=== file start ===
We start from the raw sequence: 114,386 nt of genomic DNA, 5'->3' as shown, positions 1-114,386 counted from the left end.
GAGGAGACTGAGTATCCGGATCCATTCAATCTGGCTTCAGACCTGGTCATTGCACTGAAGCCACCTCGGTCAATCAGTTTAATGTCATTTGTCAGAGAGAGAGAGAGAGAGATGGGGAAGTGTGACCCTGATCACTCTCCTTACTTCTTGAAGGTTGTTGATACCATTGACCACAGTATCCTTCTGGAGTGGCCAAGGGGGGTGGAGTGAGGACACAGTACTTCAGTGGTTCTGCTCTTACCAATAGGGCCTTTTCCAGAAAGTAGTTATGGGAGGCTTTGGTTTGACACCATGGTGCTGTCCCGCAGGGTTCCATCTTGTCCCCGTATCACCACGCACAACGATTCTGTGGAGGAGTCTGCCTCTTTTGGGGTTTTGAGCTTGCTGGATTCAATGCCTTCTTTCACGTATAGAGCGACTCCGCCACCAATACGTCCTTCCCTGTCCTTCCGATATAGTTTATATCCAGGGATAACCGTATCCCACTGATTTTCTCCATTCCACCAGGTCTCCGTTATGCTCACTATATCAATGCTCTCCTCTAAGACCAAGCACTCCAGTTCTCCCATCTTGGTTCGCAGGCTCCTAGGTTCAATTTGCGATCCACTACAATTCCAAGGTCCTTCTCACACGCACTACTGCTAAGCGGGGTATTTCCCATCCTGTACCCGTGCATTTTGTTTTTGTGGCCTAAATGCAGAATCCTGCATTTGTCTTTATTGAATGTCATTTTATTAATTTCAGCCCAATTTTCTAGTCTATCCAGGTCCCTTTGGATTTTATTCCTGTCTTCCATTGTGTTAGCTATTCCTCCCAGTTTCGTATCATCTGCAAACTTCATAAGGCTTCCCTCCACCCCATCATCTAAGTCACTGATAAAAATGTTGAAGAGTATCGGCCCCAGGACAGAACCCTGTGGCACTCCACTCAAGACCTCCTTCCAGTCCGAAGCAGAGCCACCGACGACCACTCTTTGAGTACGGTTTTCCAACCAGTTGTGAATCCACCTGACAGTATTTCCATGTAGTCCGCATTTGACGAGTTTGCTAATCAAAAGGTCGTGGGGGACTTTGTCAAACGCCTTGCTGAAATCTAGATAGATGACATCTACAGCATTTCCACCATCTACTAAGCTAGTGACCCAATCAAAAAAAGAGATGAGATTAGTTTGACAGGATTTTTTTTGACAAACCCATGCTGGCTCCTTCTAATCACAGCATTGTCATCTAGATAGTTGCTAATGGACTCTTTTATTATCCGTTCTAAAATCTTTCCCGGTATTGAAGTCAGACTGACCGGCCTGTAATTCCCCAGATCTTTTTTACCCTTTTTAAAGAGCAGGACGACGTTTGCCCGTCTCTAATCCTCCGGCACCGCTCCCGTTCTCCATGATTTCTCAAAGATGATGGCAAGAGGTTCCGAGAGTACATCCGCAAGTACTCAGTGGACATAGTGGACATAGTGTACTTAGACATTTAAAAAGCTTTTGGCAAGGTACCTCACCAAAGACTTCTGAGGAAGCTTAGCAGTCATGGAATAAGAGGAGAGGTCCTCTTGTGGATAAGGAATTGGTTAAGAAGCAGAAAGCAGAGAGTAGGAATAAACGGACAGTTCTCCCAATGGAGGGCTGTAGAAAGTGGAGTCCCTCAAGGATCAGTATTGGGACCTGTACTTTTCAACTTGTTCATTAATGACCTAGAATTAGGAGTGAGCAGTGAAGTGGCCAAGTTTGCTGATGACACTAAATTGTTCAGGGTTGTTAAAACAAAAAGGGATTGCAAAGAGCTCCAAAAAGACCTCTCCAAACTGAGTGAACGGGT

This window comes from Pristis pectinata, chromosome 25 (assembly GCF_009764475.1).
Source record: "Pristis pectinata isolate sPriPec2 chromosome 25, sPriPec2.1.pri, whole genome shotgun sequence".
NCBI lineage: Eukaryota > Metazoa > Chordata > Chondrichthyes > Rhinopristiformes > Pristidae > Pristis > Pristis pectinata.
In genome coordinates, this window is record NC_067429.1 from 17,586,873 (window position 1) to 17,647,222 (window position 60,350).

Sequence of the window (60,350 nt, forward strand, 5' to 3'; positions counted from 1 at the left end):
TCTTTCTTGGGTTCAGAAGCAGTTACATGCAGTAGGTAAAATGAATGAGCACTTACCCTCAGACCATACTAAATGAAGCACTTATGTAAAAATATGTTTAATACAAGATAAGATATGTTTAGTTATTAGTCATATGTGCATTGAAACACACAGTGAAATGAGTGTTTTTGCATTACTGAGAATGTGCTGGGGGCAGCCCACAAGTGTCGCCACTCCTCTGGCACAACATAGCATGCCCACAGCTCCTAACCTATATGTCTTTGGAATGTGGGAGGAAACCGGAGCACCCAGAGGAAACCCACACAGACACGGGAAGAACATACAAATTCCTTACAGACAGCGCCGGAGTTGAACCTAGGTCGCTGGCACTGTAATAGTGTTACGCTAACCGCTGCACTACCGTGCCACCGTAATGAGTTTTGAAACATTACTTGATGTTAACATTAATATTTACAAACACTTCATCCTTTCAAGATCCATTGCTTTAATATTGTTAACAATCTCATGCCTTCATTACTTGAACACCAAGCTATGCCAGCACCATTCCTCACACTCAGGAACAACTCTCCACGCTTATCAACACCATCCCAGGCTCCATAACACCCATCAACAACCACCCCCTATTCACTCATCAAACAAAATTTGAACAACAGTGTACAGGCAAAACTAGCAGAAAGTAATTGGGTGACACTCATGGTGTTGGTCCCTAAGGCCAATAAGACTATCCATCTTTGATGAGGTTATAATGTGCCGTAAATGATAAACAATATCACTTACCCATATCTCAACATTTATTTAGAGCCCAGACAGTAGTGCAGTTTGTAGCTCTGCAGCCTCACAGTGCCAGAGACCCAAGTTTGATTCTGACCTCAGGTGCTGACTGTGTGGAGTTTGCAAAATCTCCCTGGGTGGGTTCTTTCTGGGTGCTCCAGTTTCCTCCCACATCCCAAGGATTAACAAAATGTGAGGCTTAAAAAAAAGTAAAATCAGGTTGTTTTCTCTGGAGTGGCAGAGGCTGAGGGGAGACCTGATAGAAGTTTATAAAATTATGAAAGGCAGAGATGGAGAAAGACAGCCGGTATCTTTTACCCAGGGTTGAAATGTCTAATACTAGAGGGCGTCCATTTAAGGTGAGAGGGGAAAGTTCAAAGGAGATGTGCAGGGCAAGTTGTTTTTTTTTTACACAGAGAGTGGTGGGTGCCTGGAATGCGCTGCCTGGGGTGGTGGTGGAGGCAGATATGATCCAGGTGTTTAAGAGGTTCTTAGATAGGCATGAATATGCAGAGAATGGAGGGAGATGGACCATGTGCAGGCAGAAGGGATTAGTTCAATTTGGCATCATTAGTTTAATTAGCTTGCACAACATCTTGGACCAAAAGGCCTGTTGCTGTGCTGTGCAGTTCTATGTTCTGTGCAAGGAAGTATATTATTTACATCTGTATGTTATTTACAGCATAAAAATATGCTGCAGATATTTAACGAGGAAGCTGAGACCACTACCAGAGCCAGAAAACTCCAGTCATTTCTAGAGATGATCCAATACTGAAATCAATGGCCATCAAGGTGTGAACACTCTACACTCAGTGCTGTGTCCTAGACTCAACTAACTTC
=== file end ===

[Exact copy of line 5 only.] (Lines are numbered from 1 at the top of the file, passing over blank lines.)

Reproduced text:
NCBI lineage: Eukaryota > Metazoa > Chordata > Chondrichthyes > Rhinopristiformes > Pristidae > Pristis > Pristis pectinata.